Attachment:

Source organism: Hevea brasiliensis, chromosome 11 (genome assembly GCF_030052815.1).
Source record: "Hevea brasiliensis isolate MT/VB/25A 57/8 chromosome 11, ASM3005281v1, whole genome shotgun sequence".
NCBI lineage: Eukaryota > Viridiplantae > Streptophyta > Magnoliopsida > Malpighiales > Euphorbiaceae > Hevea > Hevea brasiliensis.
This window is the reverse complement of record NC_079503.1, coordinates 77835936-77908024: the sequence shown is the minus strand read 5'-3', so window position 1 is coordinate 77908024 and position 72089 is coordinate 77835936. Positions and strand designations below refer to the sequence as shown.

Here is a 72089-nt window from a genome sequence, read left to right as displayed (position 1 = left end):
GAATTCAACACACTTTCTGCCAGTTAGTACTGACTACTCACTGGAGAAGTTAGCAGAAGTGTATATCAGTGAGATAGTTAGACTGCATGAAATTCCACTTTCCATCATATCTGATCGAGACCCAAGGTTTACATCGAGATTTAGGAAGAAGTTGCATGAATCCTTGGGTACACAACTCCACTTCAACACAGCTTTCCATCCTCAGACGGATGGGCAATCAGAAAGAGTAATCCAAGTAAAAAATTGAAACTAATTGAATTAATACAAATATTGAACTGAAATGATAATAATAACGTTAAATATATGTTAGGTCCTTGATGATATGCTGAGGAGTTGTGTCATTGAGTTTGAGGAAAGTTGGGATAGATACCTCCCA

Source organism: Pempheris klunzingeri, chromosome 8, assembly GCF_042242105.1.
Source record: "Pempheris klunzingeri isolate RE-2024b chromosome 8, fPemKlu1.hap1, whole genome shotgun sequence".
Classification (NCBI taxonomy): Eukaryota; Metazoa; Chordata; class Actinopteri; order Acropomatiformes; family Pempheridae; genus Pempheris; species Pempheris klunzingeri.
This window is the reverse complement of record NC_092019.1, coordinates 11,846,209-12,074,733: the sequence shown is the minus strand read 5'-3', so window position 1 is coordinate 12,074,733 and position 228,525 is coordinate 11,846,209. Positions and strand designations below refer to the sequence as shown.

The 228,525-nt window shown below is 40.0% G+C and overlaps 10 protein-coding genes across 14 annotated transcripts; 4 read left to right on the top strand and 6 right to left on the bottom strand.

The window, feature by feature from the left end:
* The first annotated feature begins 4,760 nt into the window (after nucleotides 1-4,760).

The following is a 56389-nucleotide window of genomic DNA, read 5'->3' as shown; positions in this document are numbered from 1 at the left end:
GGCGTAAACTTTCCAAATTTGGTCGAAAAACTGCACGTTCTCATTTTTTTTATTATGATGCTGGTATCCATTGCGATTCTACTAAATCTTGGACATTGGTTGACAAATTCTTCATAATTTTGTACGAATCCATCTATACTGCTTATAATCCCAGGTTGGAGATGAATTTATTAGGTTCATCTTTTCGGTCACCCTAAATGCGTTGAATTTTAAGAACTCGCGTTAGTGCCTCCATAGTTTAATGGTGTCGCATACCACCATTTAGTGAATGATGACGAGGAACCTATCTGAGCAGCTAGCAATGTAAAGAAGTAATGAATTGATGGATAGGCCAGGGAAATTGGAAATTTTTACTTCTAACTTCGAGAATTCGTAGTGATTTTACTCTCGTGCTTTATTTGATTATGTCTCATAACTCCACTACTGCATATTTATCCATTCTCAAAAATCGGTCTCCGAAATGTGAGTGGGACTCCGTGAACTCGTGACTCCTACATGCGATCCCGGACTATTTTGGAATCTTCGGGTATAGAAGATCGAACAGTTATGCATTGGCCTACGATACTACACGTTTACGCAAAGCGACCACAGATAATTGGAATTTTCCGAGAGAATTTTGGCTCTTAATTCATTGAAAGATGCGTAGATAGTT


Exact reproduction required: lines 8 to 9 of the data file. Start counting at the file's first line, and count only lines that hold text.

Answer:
Source record: "Pempheris klunzingeri isolate RE-2024b chromosome 8, fPemKlu1.hap1, whole genome shotgun sequence".
Classification (NCBI taxonomy): Eukaryota; Metazoa; Chordata; class Actinopteri; order Acropomatiformes; family Pempheridae; genus Pempheris; species Pempheris klunzingeri.